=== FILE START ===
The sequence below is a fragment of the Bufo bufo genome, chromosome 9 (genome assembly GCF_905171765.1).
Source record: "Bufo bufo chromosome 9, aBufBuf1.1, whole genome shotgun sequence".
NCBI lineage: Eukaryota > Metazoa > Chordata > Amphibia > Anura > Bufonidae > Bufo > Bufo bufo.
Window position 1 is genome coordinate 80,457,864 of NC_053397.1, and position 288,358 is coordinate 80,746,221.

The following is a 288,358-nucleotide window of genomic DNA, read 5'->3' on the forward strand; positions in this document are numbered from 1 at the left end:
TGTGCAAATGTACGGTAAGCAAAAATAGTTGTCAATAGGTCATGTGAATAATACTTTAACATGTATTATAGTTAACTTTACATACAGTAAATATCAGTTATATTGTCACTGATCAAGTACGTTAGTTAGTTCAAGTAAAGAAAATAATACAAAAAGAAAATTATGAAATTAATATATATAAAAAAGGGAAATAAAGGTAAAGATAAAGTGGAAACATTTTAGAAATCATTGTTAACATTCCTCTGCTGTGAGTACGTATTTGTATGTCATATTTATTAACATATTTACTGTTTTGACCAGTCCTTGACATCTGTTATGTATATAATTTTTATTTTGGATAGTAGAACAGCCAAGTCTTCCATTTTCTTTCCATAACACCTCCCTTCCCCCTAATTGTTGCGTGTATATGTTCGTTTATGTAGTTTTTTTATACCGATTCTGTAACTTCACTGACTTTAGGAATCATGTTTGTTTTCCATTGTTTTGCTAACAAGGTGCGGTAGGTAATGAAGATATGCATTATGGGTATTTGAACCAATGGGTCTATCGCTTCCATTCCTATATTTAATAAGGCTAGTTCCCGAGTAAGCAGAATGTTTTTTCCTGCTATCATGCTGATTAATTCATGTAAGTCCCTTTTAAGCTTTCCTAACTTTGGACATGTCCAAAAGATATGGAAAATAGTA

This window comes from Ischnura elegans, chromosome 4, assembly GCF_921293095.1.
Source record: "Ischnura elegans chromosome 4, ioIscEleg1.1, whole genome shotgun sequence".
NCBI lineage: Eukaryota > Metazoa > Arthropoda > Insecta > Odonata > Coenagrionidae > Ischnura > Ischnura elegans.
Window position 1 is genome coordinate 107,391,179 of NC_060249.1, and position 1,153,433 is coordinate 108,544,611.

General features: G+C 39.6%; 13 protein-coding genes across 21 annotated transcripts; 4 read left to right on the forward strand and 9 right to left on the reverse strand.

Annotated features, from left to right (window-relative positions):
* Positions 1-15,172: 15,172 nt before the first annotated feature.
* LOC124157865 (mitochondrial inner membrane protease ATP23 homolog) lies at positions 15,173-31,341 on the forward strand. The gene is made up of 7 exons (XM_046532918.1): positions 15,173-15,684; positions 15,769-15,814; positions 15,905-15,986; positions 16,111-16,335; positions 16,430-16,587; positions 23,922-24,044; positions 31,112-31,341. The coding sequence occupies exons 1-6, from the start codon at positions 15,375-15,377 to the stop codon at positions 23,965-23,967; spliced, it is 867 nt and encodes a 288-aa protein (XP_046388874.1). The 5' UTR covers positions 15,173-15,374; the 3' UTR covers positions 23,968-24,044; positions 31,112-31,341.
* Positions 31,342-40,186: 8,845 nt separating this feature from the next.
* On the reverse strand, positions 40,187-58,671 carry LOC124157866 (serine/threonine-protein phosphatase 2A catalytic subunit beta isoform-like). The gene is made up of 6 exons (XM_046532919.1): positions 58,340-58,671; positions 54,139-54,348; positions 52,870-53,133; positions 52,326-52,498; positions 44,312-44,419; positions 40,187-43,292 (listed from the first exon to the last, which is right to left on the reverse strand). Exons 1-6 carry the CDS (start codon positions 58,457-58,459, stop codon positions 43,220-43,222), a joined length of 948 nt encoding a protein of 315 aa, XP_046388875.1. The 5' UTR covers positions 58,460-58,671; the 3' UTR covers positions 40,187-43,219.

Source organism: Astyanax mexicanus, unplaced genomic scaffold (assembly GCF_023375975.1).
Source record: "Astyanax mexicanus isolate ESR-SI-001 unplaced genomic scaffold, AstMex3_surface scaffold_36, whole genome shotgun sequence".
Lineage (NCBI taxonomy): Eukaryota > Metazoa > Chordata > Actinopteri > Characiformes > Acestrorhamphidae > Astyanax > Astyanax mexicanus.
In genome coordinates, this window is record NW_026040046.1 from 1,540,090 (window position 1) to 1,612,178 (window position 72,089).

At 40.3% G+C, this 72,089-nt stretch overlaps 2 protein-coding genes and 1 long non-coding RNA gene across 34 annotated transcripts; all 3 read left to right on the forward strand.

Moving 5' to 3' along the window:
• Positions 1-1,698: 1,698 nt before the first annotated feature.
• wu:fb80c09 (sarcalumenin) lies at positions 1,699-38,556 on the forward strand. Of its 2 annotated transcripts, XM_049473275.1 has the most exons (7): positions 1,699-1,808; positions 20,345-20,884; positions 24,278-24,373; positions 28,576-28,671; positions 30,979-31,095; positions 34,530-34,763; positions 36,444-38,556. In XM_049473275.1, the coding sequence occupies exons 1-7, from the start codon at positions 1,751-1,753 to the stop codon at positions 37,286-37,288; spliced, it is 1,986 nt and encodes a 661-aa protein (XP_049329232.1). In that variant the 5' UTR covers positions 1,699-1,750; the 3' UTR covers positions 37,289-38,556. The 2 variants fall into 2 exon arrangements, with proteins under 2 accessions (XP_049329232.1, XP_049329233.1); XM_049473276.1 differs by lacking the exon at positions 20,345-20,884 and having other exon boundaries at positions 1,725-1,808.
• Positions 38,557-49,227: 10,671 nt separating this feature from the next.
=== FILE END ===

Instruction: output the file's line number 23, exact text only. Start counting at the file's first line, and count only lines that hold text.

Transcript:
• Positions 1-1,698: 1,698 nt before the first annotated feature.